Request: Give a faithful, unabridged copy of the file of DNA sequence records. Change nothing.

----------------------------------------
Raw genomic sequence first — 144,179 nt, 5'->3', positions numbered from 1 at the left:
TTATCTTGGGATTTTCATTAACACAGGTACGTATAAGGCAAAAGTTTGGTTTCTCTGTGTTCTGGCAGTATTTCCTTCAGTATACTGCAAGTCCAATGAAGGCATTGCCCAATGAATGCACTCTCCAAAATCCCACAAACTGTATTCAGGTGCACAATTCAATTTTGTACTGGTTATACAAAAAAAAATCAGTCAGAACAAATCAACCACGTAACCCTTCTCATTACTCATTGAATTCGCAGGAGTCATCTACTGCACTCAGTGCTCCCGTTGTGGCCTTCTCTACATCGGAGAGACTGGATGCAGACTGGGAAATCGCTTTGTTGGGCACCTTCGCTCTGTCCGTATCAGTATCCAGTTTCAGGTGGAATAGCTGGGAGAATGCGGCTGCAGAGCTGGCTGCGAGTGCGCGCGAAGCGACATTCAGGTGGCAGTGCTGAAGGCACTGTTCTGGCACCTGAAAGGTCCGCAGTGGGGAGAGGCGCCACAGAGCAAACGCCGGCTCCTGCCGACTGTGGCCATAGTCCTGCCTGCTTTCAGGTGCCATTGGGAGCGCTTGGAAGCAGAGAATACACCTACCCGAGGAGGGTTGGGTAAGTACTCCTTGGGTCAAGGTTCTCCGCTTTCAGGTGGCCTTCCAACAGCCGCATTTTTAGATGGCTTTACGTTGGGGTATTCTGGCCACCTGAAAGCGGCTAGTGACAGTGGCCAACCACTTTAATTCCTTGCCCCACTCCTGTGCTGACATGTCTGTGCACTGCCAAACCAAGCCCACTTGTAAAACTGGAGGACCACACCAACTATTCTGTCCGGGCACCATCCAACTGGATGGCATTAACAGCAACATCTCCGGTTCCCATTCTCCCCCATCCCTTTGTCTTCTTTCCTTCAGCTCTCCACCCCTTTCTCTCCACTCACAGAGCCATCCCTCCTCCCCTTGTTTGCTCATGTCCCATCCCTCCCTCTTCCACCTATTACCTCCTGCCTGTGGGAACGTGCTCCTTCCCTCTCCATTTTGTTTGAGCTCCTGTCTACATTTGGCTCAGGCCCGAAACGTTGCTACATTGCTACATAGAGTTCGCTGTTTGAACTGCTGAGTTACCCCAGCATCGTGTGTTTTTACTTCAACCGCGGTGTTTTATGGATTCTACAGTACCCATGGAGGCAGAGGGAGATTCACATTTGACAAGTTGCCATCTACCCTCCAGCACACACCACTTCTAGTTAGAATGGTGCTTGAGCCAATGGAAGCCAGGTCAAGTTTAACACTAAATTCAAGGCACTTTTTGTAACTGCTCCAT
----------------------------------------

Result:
Raw genomic sequence first — 144,179 nt, 5'->3', positions numbered from 1 at the left:
TTATCTTGGGATTTTCATTAACACAGGTACGTATAAGGCAAAAGTTTGGTTTCTCTGTGTTCTGGCAGTATTTCCTTCAGTATACTGCAAGTCCAATGAAGGCATTGCCCAATGAATGCACTCTCCAAAATCCCACAAACTGTATTCAGGTGCACAATTCAATTTTGTACTGGTTATACAAAAAAAAATCAGTCAGAACAAATCAACCACGTAACCCTTCTCATTACTCATTGAATTCGCAGGAGTCATCTACTGCACTCAGTGCTCCCGTTGTGGCCTTCTCTACATCGGAGAGACTGGATGCAGACTGGGAAATCGCTTTGTTGGGCACCTTCGCTCTGTCCGTATCAGTATCCAGTTTCAGGTGGAATAGCTGGGAGAATGCGGCTGCAGAGCTGGCTGCGAGTGCGCGCGAAGCGACATTCAGGTGGCAGTGCTGAAGGCACTGTTCTGGCACCTGAAAGGTCCGCAGTGGGGAGAGGCGCCACAGAGCAAACGCCGGCTCCTGCCGACTGTGGCCATAGTCCTGCCTGCTTTCAGGTGCCATTGGGAGCGCTTGGAAGCAGAGAATACACCTACCCGAGGAGGGTTGGGTAAGTACTCCTTGGGTCAAGGTTCTCCGCTTTCAGGTGGCCTTCCAACAGCCGCATTTTTAGATGGCTTTACGTTGGGGTATTCTGGCCACCTGAAAGCGGCTAGTGACAGTGGCCAACCACTTTAATTCCTTGCCCCACTCCTGTGCTGACATGTCTGTGCACTGCCAAACCAAGCCCACTTGTAAAACTGGAGGACCACACCAACTATTCTGTCCGGGCACCATCCAACTGGATGGCATTAACAGCAACATCTCCGGTTCCCATTCTCCCCCATCCCTTTGTCTTCTTTCCTTCAGCTCTCCACCCCTTTCTCTCCACTCACAGAGCCATCCCTCCTCCCCTTGTTTGCTCATGTCCCATCCCTCCCTCTTCCACCTATTACCTCCTGCCTGTGGGAACGTGCTCCTTCCCTCTCCATTTTGTTTGAGCTCCTGTCTACATTTGGCTCAGGCCCGAAACGTTGCTACATTGCTACATAGAGTTCGCTGTTTGAACTGCTGAGTTACCCCAGCATCGTGTGTTTTTACTTCAACCGCGGTGTTTTATGGATTCTACAGTACCCATGGAGGCAGAGGGAGATTCACATTTGACAAGTTGCCATCTACCCTCCAGCACACACCACTTCTAGTTAGAATGGTGCTTGAGCCAATGGAAGCCAGGTCAAGTTTAACACTAAATTCAAGGCACTTTTTGTAACTGCTCCAT